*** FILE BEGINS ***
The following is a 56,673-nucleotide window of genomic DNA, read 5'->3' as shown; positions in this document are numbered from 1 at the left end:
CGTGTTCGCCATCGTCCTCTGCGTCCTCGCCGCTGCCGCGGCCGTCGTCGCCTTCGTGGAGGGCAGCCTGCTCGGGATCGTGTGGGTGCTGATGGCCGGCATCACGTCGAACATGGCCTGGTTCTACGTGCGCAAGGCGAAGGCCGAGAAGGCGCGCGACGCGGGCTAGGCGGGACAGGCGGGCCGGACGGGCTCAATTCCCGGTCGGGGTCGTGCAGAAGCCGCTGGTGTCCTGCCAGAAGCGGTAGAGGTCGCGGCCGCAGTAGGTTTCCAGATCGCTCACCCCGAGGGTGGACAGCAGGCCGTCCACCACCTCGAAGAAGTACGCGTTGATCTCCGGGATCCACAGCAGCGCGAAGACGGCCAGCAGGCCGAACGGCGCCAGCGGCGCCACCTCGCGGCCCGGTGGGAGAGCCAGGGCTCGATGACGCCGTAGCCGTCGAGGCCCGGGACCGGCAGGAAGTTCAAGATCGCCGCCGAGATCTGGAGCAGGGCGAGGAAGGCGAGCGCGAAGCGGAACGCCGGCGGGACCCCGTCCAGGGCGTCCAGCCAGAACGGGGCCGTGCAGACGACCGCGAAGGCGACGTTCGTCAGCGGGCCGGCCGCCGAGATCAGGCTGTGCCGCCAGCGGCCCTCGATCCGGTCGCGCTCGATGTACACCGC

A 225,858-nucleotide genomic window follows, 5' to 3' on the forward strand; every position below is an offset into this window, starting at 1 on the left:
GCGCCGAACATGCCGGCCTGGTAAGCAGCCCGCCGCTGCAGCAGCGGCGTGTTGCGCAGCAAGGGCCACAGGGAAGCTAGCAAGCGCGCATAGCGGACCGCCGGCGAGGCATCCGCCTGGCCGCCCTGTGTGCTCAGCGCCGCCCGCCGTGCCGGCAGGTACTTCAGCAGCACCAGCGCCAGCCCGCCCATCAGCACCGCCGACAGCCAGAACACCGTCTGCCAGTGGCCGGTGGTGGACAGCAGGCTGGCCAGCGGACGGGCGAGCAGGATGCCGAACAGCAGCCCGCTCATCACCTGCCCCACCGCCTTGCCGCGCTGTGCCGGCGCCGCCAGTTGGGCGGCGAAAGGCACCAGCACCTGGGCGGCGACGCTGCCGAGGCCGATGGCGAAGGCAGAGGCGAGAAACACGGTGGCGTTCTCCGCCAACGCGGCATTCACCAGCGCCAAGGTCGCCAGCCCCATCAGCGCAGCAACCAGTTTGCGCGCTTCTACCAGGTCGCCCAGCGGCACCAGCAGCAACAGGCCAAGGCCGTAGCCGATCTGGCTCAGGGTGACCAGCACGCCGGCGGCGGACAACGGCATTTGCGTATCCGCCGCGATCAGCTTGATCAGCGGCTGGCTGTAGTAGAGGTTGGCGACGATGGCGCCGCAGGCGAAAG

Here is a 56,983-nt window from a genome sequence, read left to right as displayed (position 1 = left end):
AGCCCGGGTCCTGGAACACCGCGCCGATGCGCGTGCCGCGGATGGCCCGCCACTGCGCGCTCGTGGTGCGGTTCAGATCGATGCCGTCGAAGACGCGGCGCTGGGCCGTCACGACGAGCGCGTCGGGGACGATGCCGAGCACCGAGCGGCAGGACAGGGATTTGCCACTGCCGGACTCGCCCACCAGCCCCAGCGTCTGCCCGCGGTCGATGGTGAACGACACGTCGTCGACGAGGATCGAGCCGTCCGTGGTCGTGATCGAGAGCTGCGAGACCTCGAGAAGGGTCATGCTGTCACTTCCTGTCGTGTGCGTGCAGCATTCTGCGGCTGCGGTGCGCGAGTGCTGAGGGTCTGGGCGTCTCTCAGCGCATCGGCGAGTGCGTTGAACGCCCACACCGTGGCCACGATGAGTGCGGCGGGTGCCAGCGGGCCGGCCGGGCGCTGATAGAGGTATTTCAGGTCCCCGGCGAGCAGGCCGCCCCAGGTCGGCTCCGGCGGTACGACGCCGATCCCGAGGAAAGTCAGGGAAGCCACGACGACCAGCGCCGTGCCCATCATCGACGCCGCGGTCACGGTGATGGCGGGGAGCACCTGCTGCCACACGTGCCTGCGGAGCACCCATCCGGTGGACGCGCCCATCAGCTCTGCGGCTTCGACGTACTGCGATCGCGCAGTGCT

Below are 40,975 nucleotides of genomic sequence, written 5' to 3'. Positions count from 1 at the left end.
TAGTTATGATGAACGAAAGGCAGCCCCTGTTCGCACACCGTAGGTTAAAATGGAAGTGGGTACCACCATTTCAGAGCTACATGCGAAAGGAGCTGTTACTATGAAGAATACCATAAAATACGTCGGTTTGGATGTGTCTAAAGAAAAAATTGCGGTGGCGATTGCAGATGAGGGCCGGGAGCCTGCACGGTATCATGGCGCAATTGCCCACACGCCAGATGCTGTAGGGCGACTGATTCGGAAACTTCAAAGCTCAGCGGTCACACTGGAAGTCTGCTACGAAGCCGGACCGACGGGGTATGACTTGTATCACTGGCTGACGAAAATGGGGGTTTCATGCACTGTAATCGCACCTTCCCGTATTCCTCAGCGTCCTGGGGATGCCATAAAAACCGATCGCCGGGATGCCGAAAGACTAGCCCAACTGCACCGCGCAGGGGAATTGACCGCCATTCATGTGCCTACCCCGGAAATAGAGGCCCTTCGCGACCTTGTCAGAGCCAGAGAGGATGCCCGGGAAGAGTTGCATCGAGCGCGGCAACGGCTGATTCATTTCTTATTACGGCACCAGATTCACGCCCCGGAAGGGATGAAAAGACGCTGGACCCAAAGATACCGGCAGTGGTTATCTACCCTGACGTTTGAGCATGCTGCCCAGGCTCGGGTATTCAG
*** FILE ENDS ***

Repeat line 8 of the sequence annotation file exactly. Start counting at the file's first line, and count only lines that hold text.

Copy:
TAGTTATGATGAACGAAAGGCAGCCCCTGTTCGCACACCGTAGGTTAAAATGGAAGTGGGTACCACCATTTCAGAGCTACATGCGAAAGGAGCTGTTACTATGAAGAATACCATAAAATACGTCGGTTTGGATGTGTCTAAAGAAAAAATTGCGGTGGCGATTGCAGATGAGGGCCGGGAGCCTGCACGGTATCATGGCGCAATTGCCCACACGCCAGATGCTGTAGGGCGACTGATTCGGAAACTTCAAAGCTCAGCGGTCACACTGGAAGTCTGCTACGAAGCCGGACCGACGGGGTATGACTTGTATCACTGGCTGACGAAAATGGGGGTTTCATGCACTGTAATCGCACCTTCCCGTATTCCTCAGCGTCCTGGGGATGCCATAAAAACCGATCGCCGGGATGCCGAAAGACTAGCCCAACTGCACCGCGCAGGGGAATTGACCGCCATTCATGTGCCTACCCCGGAAATAGAGGCCCTTCGCGACCTTGTCAGAGCCAGAGAGGATGCCCGGGAAGAGTTGCATCGAGCGCGGCAACGGCTGATTCATTTCTTATTACGGCACCAGATTCACGCCCCGGAAGGGATGAAAAGACGCTGGACCCAAAGATACCGGCAGTGGTTATCTACCCTGACGTTTGAGCATGCTGCCCAGGCTCGGGTATTCAG